Saturday, May 12, 2007

Planning permissions...

News of a multi-million pound redevelopment of a section of Leeds city centre that is currently in need of some tender loving care will bring deep joy to the three females in my house.

Because of course, what Leeds is short of is some shops, isn't it ?

You could have fooled me Watson.

The last time I looked Leeds had a huge array of what we will call for the purpose of this document, retail outlets. Personally I'd prefer to call some of them "shite-shops for the low esteemed" but each to his/her own.

As always with these grandiose planning applications there is an outcry against the old buildings that will have to be sacrificed to make way for what is being modestly called "The new Barcelona" or "The new Sydney" or "The new anywhere that sounds chic to your average Leeds resident", but in this case the outcry is more of a whimper against a couple of seedy old pubs that will have to be demolished, other than that there is nothing inthe footpint worth saving, its a disparate part of town consisting of already demolished buildings serving as rip off car parks who charge by the 15 minute period and shabby old warehouses that are jokingly referred to as "the Chinese quarter" because it houses a couple of chinese food wholesalers.

So yes, the whole area needs a facelift, nay, needs knocking down and rebuilding.

But more shops ?

Leeds city centre has been undergoing massive redevelopment over a period of twenty years or so and this time the developers and planners appear to have at least met in the same room once and discussed what they are going to do with the mishmash of shitty 1960's concrete buildings, the legacy of the last round of redevelopment when anyone with a cement mixer and a labourer was allowed to build a lego-stylee blockhouse and call it "the brave new world", those 1960's buildings are all but gone or stripped out and re-clad to suit modern taste, any taste would have done actually as previously they had none.

The result is that to the south and west of the city we have apartment over-saturation - ten years ago someone decided that the city was developing outwards to the uburbs too quickly and that building three bedroomed houses all the time wasn't doing single people any favours, apparently someone in government invented the statistic that the brave new future held a singles society in store for us all, people would not marry and raise kids in this brave new world, they would live on their own in glass fronted apartments high in the sky and drink wine and eat ciabattis at trendy steet bars instead of cooking for themselves in their thre bedroomed suburban dwellings - and so was born the ideal of the city centre apartment.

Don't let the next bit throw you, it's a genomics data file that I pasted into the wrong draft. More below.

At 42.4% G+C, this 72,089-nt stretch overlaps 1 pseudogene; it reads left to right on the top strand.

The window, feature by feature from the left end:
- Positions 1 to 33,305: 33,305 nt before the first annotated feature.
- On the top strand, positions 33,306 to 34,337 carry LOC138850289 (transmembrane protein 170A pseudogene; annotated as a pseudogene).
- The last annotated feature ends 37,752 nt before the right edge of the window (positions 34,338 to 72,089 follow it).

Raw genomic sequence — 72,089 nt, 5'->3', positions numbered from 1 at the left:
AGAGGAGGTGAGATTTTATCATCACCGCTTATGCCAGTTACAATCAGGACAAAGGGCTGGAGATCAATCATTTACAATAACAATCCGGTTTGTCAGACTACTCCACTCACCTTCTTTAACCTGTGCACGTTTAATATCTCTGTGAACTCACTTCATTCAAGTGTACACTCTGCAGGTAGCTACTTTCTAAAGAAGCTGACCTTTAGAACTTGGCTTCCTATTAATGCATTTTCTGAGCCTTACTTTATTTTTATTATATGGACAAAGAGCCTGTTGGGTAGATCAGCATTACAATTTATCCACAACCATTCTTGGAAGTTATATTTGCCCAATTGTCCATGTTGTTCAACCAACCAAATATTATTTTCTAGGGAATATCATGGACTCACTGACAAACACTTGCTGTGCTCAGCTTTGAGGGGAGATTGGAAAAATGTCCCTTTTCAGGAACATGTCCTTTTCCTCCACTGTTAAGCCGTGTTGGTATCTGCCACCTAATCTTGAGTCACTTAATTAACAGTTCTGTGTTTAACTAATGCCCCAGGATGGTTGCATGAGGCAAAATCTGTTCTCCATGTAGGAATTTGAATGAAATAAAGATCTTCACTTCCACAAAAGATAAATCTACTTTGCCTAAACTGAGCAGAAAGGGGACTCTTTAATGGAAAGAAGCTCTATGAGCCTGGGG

We laughed at first, who would be so stupid as to want to live in the city centre we all cried, why if you lived in the city centre and worked in the city centre, then you'd never get to commute on our brave new supertram that we'd been promised, how foolish we all cried, only Londoners live in the city centre, and even then, not many of them.

But we were the foolish ones, the new city centre apartment blocks did indeed create a huge demand from the city's singletons, a numerous species which none of us had even noticed up until then, they flocked to the new developments and bought the apartments before they'd even been built and so more developers turned up and promised their dreams of sky-living, glass walls, steel balconies and small bistro style single tables at 100 feet above ground level - they loved it, they bought them, and many bought several and so others rented them.

And now Leeds south and west is chocked full of towering apartment blocks, each different, some being ingenious redevelopments from existing 1960's concrete buildings, most being complete new builds, all of which feature lots of glass, oh to be a window cleaner with a long ladder and a head for heights in Leeds city centre.

We have just opened the tallest of these buildings, the 32 storey Bridgewater Court, a mix of office and apartments to the south of the river it encroaches on the industrial area known as Holbeck or maybe its Hunslet, no-one rally knows any more because the boundaries of what used to be heavily populated working class terraced houses since the 1800's were ripped apart during the 1950's and 60's and replaced with industry - now that industry is relocating and selling its precious nearly city centre plots so that more developers can flood into the city and build even taller blcoks than Bridgewater Court - the Leeds planning office is currently looking at 25 applications for high rise buildings and the average height is 30 to 40 floors, one as high as 54

Theres a very good article here on the new high rise building bom.

So we're pretty well served by apartments and offices then.

So what is needed east of the centre is...shops.

And the females in my house lick their lips in anticipation.

And me and my wallet crouch into a foetal position in the corner and whimper.

How much money can a woman spend in one afternoon given an unlimited number of shops to spend in ?

Unlimited is the answer.

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